Mayor Bill Holtz made it a point to note that this might be the last month that revenues exceed expenditures for a bit, as the Town will be spending some Accomodations Tax (ATAX) money and some reserves on upcoming events and increasing the visibility of the town. Total revenues for the two months ending on February 28, 2011, are $132,063.23, compared to $132,104.93 last year-to-date, and expenditures are $71,056.56; $11,118.12 less than budgeted. Revenues over expenditures are $9,434.35 more than budgeted, coming in at $61,006.67 for the current year-to-date. “This will change as we spend some funds on public relations and advertising,” the Mayor reiterated, “but it’s time to use those funds and get things cooking around here.”
Before moving into the rest of the meeting, Mayor Holtz was happy to acknowledge a few familiar faces in the audience, including the former head of the Planning Commission, Wayne Hockersmith and his wife, Ann, as well as former Town Mayor and former Town Councilman, John Dubois. “We’re glad to see the town in such good hands,” smiled Mr. Hockersmith.
Councilman Sam Reed gave a brief update on the roads consultant, Maurice Washington, noting that the Kiawah Island Community Association (KICA) has taken the lead on the project, although the Town of Seabrook Island is supporting them in their endeavors. Washington will be providing updates to the inter-island steering committee on a monthly basis. In the meantime, he has been meeting with Johns Island residents to discuss how to “make the roads safer and the least disruptive way to do it.”
In terms of the state legislature, Reed noted that he will continue to keep an eye on the Point-of-Sale Assessment legislation currently under discussion as a decision on the issue will ultimately affect the income of the town.
Finding a home for the Johns Island Museum
It was recently brought to Councilman Reed’s attention that Johns Islander Betty Stringfellow would like to donate the Johns Island Museum to the Town of Seabrook Island. The Museum, a restored island schoolhouse built in the mid-1800s, was formerly a part of Rosebank Farms and contains several items of historic memorabilia. Reed stated that he believes she will make arrangements for moving the structure, and that the Seabrook Island Natural History Group (SINHG) has shown a willingness to provide volunteers to maintain it.
“It looks to be in pretty good shape and it’s certainly of historical significance to us,” said Reed.
While Mayor Holtz was quick to note that no decisions on acquiring the structure would be made during the meeting, he did want to briefly discuss their options. “This is a legacy decision,” Holtz pointed out. “Whatever we do with this, it needs to be done carefully, in writing and legally.” He also noted that, as the Town only has three staff members, the responsibility of running the museum could not fall on their shoulders. On the plus side, however, the Town would not only be preserving a piece of island history – the museum would also attract visitors to the town.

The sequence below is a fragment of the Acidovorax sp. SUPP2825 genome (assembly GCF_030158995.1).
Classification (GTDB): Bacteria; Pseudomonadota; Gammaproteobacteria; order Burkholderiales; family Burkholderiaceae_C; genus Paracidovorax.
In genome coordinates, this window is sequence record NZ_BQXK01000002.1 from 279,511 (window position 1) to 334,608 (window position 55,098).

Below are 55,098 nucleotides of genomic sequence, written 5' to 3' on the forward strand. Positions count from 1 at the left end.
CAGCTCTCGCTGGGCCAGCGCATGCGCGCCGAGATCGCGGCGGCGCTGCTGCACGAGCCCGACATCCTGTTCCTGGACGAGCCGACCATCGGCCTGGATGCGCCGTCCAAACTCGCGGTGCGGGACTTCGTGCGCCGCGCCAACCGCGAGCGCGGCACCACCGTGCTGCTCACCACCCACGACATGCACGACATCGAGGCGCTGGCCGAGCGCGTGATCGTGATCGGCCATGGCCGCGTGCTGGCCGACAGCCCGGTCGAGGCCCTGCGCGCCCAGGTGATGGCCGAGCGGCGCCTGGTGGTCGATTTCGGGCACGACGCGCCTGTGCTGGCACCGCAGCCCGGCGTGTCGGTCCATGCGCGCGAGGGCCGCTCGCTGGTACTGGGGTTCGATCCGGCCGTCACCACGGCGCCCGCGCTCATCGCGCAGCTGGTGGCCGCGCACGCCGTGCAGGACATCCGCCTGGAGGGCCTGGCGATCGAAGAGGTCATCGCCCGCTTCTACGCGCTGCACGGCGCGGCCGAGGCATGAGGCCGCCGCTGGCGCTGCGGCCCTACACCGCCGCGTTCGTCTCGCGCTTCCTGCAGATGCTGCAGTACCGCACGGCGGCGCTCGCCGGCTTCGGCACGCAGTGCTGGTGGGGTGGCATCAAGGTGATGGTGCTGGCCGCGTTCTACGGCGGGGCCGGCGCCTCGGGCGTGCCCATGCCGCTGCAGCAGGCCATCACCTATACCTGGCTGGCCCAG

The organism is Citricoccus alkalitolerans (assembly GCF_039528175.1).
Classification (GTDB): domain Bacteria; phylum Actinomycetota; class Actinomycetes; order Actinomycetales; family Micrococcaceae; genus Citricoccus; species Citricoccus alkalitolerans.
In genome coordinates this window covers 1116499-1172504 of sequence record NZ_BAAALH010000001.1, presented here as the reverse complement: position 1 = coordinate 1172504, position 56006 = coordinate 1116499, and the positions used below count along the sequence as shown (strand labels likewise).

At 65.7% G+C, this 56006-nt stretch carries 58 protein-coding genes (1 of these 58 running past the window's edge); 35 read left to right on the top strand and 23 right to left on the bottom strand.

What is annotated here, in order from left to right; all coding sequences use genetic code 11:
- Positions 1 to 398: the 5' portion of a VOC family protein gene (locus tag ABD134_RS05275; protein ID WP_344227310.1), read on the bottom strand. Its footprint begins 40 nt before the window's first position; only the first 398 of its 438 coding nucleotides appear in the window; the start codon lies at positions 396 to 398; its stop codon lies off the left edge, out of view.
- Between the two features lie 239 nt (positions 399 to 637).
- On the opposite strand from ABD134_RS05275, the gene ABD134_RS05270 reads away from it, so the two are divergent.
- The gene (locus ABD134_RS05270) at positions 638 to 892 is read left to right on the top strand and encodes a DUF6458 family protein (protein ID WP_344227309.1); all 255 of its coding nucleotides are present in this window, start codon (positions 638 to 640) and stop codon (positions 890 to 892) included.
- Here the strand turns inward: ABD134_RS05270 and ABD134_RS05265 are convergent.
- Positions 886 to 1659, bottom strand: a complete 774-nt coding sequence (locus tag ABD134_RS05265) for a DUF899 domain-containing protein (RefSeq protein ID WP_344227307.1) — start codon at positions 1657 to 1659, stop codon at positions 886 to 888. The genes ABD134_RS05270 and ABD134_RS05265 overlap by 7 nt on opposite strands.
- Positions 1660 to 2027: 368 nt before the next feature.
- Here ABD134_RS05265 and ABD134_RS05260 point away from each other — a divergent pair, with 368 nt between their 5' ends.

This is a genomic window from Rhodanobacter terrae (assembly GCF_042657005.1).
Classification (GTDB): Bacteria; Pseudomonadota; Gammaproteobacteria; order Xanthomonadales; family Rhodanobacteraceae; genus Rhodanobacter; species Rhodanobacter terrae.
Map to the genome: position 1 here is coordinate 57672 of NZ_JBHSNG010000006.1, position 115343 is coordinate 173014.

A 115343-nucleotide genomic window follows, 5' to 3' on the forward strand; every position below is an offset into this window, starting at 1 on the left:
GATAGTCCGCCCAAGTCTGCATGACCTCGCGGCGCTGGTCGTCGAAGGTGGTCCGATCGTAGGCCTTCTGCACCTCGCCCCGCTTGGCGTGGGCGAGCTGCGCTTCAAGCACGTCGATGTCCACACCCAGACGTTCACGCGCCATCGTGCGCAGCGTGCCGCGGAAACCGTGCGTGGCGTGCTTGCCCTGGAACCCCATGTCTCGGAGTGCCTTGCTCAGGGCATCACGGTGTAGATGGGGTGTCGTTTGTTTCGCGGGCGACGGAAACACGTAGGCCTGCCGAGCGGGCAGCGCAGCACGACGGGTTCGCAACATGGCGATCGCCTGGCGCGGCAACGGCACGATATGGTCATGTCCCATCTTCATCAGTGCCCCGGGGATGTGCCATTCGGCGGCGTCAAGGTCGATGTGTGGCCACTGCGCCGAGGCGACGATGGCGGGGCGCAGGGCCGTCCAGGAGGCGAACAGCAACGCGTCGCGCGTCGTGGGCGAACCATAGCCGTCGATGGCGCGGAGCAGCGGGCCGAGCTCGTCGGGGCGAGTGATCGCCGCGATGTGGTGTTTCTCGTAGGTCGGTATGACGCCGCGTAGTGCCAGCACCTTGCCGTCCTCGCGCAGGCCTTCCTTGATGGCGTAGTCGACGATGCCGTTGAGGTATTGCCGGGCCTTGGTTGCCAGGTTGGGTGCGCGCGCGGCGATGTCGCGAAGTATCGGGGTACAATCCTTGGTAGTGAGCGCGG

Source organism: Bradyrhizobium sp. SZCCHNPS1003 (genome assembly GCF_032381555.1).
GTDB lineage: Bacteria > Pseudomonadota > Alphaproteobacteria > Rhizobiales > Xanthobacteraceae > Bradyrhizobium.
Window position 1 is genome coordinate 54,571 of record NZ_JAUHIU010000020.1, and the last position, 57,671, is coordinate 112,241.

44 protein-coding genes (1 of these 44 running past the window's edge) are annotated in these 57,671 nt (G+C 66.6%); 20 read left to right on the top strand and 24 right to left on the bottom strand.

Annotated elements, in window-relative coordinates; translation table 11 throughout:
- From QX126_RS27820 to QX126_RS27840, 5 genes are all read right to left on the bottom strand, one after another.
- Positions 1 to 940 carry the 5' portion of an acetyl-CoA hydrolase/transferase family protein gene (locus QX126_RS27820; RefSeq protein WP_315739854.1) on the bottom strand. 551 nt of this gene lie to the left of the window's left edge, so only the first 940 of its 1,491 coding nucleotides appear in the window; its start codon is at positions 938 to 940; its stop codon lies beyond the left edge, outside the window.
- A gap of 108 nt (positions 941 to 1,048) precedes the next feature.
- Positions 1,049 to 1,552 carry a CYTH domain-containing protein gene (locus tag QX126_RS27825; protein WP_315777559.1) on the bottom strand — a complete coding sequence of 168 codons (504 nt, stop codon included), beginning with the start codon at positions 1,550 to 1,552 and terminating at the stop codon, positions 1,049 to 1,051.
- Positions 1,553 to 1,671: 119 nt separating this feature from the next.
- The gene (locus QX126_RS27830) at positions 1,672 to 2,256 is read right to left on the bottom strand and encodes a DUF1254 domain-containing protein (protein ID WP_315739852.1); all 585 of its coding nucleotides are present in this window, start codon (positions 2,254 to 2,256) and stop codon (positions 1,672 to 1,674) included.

Council discussed potential locations for the Museum, such as the back of the Town Hall parking lot which would not only provide parking, but also keep the historic building available to the public, and near Bohicket Marina. By the end of the discussion, however, all Council members agreed that having the museum would be good for the community. Councilman Reed will continue to look into the issue.
Making Seabrook more guest-accessible
Councilman Terry Ahearn reported on the last Visibility Committee meeting, stating that the topic of their last meeting was how to make the island more accessible to people who want to learn about the island while keeping Seabrook private and secure. One idea, which has since been approved by the Property Owners Association (POA) and partially by the Club, would be to send visitors to a Reception Area located inside Seabrook Island Real Estate. There, guests would be given three options for touring the island: view properties for sale with a realtor, go on a guided tour with a realtor who would serve simply as a tour guide, or go on a self-guided tour on an electric cart provided by a local electric cart company. For the self-guided tour, visitors would leave a copy of their license and fill out a registration form and would be given a vehicle for a certain length of time along with a map of the island.
“We’re still working on it, but in general, it’s been approved by other parties,” said Ahearn.
In addition to the options for visitors, Ahearn has also gotten Club approval to provide one day amenity passes to realtors so that they can show potential home buyers around to the Lake House and Island Club, as well as take them to lunch or dinner at the Pelican’s Nest. The realtors would pay with their credit cards and any realtor can apply for a pass.
Ahearn has also been working with the Visibility Committee to determine the best approaches to advertising Seabrook Island both regionally and nationally. The Committee has decided on two approaches for the present time: advertising in the June issue of Southwest’s inflight magazine, and online advertising through PGA.com and Time.com.
“We’ll hit the PGA website pretty heavily during the week of the PGA and the week or two afterward,” said Ahearn, “and our ad with Time.com will spread through various online publications.”
“All of this is being done as a ‘dip your foot in the water’ kind of thing,” said the Mayor. “It’s not a landslide of advertising, we’re just seeing what works and what doesn’t and what kind of response we’ll get, then we’ll evaluate for next year.”
Online video for Seabrook in the works
As head of the website committee, Councilman Jerry Cummin reported that they have been discussing the addition of a video to the town website with web designers, Obviouslee Marketing, and have made a deposit of $5,000. There is currently no schedule for filming, but the committee will be making note of upcoming events around the island which could be included in the production.
Visitors’ Bureau visits the island